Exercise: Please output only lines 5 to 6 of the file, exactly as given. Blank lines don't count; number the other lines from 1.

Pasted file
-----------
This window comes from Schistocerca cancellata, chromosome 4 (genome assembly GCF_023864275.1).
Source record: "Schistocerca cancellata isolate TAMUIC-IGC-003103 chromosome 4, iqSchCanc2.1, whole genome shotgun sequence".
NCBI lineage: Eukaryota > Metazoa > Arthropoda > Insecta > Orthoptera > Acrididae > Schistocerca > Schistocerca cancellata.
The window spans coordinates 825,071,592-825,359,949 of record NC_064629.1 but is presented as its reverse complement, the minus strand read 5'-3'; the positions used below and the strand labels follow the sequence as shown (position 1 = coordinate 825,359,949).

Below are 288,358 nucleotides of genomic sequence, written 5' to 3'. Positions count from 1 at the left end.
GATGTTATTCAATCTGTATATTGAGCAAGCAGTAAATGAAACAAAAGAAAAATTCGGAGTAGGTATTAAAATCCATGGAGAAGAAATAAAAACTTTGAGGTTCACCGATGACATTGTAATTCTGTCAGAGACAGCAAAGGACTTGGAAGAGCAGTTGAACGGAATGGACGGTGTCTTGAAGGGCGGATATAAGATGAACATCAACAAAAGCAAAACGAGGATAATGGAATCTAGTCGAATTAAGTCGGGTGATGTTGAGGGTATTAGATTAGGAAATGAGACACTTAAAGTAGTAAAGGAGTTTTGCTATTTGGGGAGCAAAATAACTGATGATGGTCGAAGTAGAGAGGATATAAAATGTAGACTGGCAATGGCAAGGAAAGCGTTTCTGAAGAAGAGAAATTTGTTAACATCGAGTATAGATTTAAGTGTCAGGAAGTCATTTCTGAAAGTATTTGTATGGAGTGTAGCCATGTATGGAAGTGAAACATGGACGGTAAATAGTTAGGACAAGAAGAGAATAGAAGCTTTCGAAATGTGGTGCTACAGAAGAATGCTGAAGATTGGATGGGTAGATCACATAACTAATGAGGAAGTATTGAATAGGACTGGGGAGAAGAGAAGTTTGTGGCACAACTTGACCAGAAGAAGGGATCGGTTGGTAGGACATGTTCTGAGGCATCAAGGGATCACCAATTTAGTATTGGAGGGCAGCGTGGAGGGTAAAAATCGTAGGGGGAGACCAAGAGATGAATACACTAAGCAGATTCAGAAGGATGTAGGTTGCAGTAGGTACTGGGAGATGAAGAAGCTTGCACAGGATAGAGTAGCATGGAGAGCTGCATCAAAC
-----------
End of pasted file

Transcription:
Below are 288,358 nucleotides of genomic sequence, written 5' to 3'. Positions count from 1 at the left end.
GATGTTATTCAATCTGTATATTGAGCAAGCAGTAAATGAAACAAAAGAAAAATTCGGAGTAGGTATTAAAATCCATGGAGAAGAAATAAAAACTTTGAGGTTCACCGATGACATTGTAATTCTGTCAGAGACAGCAAAGGACTTGGAAGAGCAGTTGAACGGAATGGACGGTGTCTTGAAGGGCGGATATAAGATGAACATCAACAAAAGCAAAACGAGGATAATGGAATCTAGTCGAATTAAGTCGGGTGATGTTGAGGGTATTAGATTAGGAAATGAGACACTTAAAGTAGTAAAGGAGTTTTGCTATTTGGGGAGCAAAATAACTGATGATGGTCGAAGTAGAGAGGATATAAAATGTAGACTGGCAATGGCAAGGAAAGCGTTTCTGAAGAAGAGAAATTTGTTAACATCGAGTATAGATTTAAGTGTCAGGAAGTCATTTCTGAAAGTATTTGTATGGAGTGTAGCCATGTATGGAAGTGAAACATGGACGGTAAATAGTTAGGACAAGAAGAGAATAGAAGCTTTCGAAATGTGGTGCTACAGAAGAATGCTGAAGATTGGATGGGTAGATCACATAACTAATGAGGAAGTATTGAATAGGACTGGGGAGAAGAGAAGTTTGTGGCACAACTTGACCAGAAGAAGGGATCGGTTGGTAGGACATGTTCTGAGGCATCAAGGGATCACCAATTTAGTATTGGAGGGCAGCGTGGAGGGTAAAAATCGTAGGGGGAGACCAAGAGATGAATACACTAAGCAGATTCAGAAGGATGTAGGTTGCAGTAGGTACTGGGAGATGAAGAAGCTTGCACAGGATAGAGTAGCATGGAGAGCTGCATCAAAC